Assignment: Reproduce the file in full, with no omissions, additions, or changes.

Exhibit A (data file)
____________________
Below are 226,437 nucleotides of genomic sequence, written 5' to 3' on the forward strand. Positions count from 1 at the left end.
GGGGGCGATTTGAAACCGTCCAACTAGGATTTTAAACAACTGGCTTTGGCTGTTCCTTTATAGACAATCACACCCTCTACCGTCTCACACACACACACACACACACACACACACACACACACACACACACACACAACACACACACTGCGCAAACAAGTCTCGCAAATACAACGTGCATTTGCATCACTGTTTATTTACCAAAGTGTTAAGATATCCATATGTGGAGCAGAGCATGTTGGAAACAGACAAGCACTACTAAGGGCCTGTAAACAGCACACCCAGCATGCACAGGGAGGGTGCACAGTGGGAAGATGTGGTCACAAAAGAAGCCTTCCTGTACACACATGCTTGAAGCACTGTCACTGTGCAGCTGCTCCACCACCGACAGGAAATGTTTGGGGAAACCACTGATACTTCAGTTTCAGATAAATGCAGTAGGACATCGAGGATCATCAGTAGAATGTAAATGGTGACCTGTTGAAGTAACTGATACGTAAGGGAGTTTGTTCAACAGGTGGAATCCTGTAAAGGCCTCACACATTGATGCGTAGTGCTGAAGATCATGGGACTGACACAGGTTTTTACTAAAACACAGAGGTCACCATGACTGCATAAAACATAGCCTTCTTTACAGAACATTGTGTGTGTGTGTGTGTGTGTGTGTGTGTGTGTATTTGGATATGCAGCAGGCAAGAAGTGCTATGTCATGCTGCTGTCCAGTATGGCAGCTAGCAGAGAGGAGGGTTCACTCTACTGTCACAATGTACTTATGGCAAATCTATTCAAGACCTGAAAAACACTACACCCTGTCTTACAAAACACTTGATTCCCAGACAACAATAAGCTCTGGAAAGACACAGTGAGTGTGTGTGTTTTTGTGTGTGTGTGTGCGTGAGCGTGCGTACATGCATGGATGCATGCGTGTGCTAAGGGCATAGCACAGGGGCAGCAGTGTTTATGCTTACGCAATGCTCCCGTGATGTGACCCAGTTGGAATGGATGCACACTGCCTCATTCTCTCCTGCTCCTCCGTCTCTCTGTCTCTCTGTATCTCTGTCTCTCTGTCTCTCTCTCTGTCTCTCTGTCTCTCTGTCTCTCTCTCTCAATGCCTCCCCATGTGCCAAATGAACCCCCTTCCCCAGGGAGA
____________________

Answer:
Below are 226,437 nucleotides of genomic sequence, written 5' to 3' on the forward strand. Positions count from 1 at the left end.
GGGGGCGATTTGAAACCGTCCAACTAGGATTTTAAACAACTGGCTTTGGCTGTTCCTTTATAGACAATCACACCCTCTACCGTCTCACACACACACACACACACACACACACACACACACACACACACACACACAACACACACACTGCGCAAACAAGTCTCGCAAATACAACGTGCATTTGCATCACTGTTTATTTACCAAAGTGTTAAGATATCCATATGTGGAGCAGAGCATGTTGGAAACAGACAAGCACTACTAAGGGCCTGTAAACAGCACACCCAGCATGCACAGGGAGGGTGCACAGTGGGAAGATGTGGTCACAAAAGAAGCCTTCCTGTACACACATGCTTGAAGCACTGTCACTGTGCAGCTGCTCCACCACCGACAGGAAATGTTTGGGGAAACCACTGATACTTCAGTTTCAGATAAATGCAGTAGGACATCGAGGATCATCAGTAGAATGTAAATGGTGACCTGTTGAAGTAACTGATACGTAAGGGAGTTTGTTCAACAGGTGGAATCCTGTAAAGGCCTCACACATTGATGCGTAGTGCTGAAGATCATGGGACTGACACAGGTTTTTACTAAAACACAGAGGTCACCATGACTGCATAAAACATAGCCTTCTTTACAGAACATTGTGTGTGTGTGTGTGTGTGTGTGTGTGTGTGTATTTGGATATGCAGCAGGCAAGAAGTGCTATGTCATGCTGCTGTCCAGTATGGCAGCTAGCAGAGAGGAGGGTTCACTCTACTGTCACAATGTACTTATGGCAAATCTATTCAAGACCTGAAAAACACTACACCCTGTCTTACAAAACACTTGATTCCCAGACAACAATAAGCTCTGGAAAGACACAGTGAGTGTGTGTGTTTTTGTGTGTGTGTGTGCGTGAGCGTGCGTACATGCATGGATGCATGCGTGTGCTAAGGGCATAGCACAGGGGCAGCAGTGTTTATGCTTACGCAATGCTCCCGTGATGTGACCCAGTTGGAATGGATGCACACTGCCTCATTCTCTCCTGCTCCTCCGTCTCTCTGTCTCTCTGTATCTCTGTCTCTCTGTCTCTCTCTCTGTCTCTCTGTCTCTCTGTCTCTCTCTCTCAATGCCTCCCCATGTGCCAAATGAACCCCCTTCCCCAGGGAGA